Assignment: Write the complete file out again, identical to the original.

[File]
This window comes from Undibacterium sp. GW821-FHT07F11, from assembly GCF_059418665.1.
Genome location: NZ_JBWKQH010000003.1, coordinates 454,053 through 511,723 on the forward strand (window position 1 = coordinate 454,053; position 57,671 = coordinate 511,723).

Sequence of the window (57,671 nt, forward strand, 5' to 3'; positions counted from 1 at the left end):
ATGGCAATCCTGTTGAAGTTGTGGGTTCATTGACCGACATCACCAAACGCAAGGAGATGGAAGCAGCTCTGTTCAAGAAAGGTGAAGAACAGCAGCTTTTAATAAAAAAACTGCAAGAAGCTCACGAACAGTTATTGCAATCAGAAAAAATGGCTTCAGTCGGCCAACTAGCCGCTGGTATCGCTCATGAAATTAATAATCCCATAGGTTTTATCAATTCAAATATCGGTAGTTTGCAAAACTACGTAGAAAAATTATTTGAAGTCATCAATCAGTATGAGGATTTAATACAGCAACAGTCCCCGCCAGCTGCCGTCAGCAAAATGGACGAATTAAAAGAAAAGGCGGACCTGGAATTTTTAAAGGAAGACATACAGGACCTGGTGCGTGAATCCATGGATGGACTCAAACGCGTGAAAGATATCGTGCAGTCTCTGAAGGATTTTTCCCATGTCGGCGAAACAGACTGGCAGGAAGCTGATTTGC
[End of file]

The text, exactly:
This window comes from Undibacterium sp. GW821-FHT07F11, from assembly GCF_059418665.1.
Genome location: NZ_JBWKQH010000003.1, coordinates 454,053 through 511,723 on the forward strand (window position 1 = coordinate 454,053; position 57,671 = coordinate 511,723).

Sequence of the window (57,671 nt, forward strand, 5' to 3'; positions counted from 1 at the left end):
ATGGCAATCCTGTTGAAGTTGTGGGTTCATTGACCGACATCACCAAACGCAAGGAGATGGAAGCAGCTCTGTTCAAGAAAGGTGAAGAACAGCAGCTTTTAATAAAAAAACTGCAAGAAGCTCACGAACAGTTATTGCAATCAGAAAAAATGGCTTCAGTCGGCCAACTAGCCGCTGGTATCGCTCATGAAATTAATAATCCCATAGGTTTTATCAATTCAAATATCGGTAGTTTGCAAAACTACGTAGAAAAATTATTTGAAGTCATCAATCAGTATGAGGATTTAATACAGCAACAGTCCCCGCCAGCTGCCGTCAGCAAAATGGACGAATTAAAAGAAAAGGCGGACCTGGAATTTTTAAAGGAAGACATACAGGACCTGGTGCGTGAATCCATGGATGGACTCAAACGCGTGAAAGATATCGTGCAGTCTCTGAAGGATTTTTCCCATGTCGGCGAAACAGACTGGCAGGAAGCTGATTTGC